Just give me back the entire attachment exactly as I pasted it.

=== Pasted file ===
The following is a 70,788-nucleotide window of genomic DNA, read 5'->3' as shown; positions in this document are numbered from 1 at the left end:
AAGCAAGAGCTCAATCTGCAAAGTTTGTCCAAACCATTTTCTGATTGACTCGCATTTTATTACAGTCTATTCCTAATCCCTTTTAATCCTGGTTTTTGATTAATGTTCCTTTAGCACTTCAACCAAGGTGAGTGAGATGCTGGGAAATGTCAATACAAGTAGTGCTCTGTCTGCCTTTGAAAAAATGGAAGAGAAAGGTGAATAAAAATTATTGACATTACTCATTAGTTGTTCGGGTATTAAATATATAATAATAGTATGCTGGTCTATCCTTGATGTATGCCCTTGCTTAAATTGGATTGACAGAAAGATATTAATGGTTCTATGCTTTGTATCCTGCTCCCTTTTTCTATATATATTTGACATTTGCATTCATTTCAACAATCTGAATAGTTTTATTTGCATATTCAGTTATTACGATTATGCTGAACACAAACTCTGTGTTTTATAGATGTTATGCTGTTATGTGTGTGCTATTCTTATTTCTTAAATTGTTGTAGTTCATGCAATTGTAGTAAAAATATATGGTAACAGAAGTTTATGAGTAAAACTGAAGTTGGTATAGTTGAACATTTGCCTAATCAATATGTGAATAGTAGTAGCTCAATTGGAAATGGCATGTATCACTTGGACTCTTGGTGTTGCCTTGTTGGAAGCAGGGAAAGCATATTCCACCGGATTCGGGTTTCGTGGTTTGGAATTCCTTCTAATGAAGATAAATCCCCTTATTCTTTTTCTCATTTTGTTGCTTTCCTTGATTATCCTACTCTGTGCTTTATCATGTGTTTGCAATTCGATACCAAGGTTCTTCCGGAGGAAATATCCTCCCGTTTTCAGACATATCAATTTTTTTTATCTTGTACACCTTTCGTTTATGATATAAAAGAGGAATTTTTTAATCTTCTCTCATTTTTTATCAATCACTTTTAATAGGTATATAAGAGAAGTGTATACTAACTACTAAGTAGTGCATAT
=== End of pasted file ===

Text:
The following is a 70,788-nucleotide window of genomic DNA, read 5'->3' as shown; positions in this document are numbered from 1 at the left end:
AAGCAAGAGCTCAATCTGCAAAGTTTGTCCAAACCATTTTCTGATTGACTCGCATTTTATTACAGTCTATTCCTAATCCCTTTTAATCCTGGTTTTTGATTAATGTTCCTTTAGCACTTCAACCAAGGTGAGTGAGATGCTGGGAAATGTCAATACAAGTAGTGCTCTGTCTGCCTTTGAAAAAATGGAAGAGAAAGGTGAATAAAAATTATTGACATTACTCATTAGTTGTTCGGGTATTAAATATATAATAATAGTATGCTGGTCTATCCTTGATGTATGCCCTTGCTTAAATTGGATTGACAGAAAGATATTAATGGTTCTATGCTTTGTATCCTGCTCCCTTTTTCTATATATATTTGACATTTGCATTCATTTCAACAATCTGAATAGTTTTATTTGCATATTCAGTTATTACGATTATGCTGAACACAAACTCTGTGTTTTATAGATGTTATGCTGTTATGTGTGTGCTATTCTTATTTCTTAAATTGTTGTAGTTCATGCAATTGTAGTAAAAATATATGGTAACAGAAGTTTATGAGTAAAACTGAAGTTGGTATAGTTGAACATTTGCCTAATCAATATGTGAATAGTAGTAGCTCAATTGGAAATGGCATGTATCACTTGGACTCTTGGTGTTGCCTTGTTGGAAGCAGGGAAAGCATATTCCACCGGATTCGGGTTTCGTGGTTTGGAATTCCTTCTAATGAAGATAAATCCCCTTATTCTTTTTCTCATTTTGTTGCTTTCCTTGATTATCCTACTCTGTGCTTTATCATGTGTTTGCAATTCGATACCAAGGTTCTTCCGGAGGAAATATCCTCCCGTTTTCAGACATATCAATTTTTTTTATCTTGTACACCTTTCGTTTATGATATAAAAGAGGAATTTTTTAATCTTCTCTCATTTTTTATCAATCACTTTTAATAGGTATATAAGAGAAGTGTATACTAACTACTAAGTAGTGCATAT